Rallye des 3 Massifs – Corsica | FEATURE
Thanks to Marc Zeltner for writing this feature, it’s about a German competing in a French scooter event on an Italian scooter in Corsica. The Rallye Des 3 Massifs is a demanding navigational sportive event put on by the Vespa Club Dauphinois. Here’s how Marc got on…
What’s not to like about riding your scooter in a stunning landscape, experiencing foreign countries, good company and simply having a holiday away from the worn out routes of your daily life? No wonder the amount of organised scooter touring events has increased over the last few years. These events often guide you to the highlights of the organisers native countries landscape. This makes you enjoy running your beauty, focused on the simple pleasures of riding.
Three massive mountains
Of course riding to rallies, like the EuroLambretta or the Vespa World Days from far away is in a class of its own but these touristic shaped events are getting ever more popular. We participated a couple of times at the Tre Mari Event in southern Italy where we met the lads from the Vespa Club Dauphinois in Grenoble, who invited us to their own event: The Rally des 3 Massifs (3 Mountain Massif Rally).
For 2018, the 7th Edition, the organisers came up with something special. Starting point Grenoble, heading south and over to Corsica. Famous for its rough landscape and their patriotic population. Furthermore, Corsica is a legendary bike destination and thousands of two wheelers head to the island during the summer months. So this was promising a lot.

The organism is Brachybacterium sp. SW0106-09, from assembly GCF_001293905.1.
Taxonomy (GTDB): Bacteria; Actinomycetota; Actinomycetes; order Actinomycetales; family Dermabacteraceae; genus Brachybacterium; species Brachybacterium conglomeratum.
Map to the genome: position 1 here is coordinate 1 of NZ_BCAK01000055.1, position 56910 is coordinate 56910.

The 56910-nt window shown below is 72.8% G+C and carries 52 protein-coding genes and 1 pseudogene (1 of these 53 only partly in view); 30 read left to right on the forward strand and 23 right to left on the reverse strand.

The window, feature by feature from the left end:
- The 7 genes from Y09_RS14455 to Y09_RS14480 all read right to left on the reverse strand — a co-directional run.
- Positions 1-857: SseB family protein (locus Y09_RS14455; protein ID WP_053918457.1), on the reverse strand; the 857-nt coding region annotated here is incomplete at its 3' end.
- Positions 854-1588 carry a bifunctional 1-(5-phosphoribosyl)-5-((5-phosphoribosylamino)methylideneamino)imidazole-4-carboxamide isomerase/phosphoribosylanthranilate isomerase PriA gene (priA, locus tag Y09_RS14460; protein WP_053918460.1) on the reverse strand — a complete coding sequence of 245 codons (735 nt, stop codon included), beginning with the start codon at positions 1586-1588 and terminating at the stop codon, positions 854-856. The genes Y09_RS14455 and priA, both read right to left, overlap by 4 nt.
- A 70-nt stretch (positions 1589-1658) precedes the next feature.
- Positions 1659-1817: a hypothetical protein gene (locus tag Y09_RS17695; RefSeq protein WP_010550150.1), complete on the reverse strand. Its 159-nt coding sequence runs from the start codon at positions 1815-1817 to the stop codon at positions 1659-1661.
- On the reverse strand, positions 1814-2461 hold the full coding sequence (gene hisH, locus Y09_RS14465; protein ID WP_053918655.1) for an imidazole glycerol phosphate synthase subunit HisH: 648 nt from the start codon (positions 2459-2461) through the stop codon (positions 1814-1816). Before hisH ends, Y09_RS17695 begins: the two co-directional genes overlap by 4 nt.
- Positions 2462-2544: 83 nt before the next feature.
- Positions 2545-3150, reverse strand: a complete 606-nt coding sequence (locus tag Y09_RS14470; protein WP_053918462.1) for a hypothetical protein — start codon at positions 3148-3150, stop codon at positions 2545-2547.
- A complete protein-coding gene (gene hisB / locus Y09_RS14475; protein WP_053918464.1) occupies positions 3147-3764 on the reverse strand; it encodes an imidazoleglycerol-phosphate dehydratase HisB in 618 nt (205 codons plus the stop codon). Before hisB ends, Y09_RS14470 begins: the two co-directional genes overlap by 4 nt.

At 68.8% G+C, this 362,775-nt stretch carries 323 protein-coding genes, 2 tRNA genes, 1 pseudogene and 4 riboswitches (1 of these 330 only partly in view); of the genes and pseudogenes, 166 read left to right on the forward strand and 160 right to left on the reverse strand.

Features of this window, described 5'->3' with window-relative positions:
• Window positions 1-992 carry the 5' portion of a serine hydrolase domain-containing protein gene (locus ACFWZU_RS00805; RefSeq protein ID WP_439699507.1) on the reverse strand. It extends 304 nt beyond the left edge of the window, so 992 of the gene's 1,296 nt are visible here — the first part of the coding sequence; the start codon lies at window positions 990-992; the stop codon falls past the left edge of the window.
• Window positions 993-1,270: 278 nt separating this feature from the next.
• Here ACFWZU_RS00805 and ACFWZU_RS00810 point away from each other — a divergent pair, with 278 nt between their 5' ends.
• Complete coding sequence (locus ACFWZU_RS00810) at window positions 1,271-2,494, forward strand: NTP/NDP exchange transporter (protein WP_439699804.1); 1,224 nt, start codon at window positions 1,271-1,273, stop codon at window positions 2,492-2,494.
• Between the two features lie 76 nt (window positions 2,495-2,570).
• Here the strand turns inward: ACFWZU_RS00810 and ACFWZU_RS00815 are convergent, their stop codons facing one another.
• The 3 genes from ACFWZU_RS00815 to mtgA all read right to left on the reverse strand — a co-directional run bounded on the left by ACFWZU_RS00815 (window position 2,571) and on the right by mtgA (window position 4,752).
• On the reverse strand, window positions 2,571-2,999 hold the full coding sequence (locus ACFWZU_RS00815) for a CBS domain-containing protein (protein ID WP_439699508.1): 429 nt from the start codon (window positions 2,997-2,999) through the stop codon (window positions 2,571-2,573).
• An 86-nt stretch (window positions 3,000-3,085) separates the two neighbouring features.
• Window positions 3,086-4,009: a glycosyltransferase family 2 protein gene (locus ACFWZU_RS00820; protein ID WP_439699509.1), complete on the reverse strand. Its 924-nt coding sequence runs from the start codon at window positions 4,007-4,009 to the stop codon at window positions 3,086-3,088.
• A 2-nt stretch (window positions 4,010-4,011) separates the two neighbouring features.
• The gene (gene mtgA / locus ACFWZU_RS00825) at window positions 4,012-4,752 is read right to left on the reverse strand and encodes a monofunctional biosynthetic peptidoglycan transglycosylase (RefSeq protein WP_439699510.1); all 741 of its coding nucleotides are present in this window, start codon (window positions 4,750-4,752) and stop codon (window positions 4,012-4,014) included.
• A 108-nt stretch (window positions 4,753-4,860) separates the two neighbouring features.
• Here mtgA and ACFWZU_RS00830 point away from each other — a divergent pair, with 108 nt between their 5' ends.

Prepare to fail
Attending the tour in 2016, we found out that the sportive nature of the event was no overstatement. Most of the 130 participants, mostly on geared scooters, took the continuity run seriously and prepared themselves by studying the road book, making notes of their route and riding like hell through the Alps. One guy from Luxembourg, who made the first place later, even grazed his elbow by riding too tight to a wall in a switchback, narrower than yoga pants. We totally underestimated that point and our scooter boy behaviour, by having drinks at lunch and neglecting to prepare ourselves by having a look in the road book, made us the gammy team.
2018 extreme training
Fast forward to 2018 and after two further years of aggressive and extremely reckless behaviour in public traffic I had completed my training for the event. At least, it made my ride home from work more bloodcurdling.
After receiving the detailed road book and the goodie bag we passed our baggage over, which would be brought to the hotel in Corsica later. This means you’re riding with almost no additional weight on your 10” mule. Teams of 4 Riders are the rule and your team number will be your starting time during the whole event. We have been put as the second team, meant to start at 09:02 every morning.
Break a leg
The first day was the trip from Grenoble to Toulon, where the overnight ferry to Corse casts off in the evening. The trip was well planned and included a good mix of Alpine passes and state routes. So it went very well and the progress on the 330km was fine.
Sadly, Mario from the Vespa Club Luxembourg missed a corner and crashed his nice ’64 Vespa GT into the ditch. Beside all the fun everybody surely had, passing an ambulance and a crashed Vespa reminds you that riding a classic scooter in a sportive way remains a challenge to both machine and rider.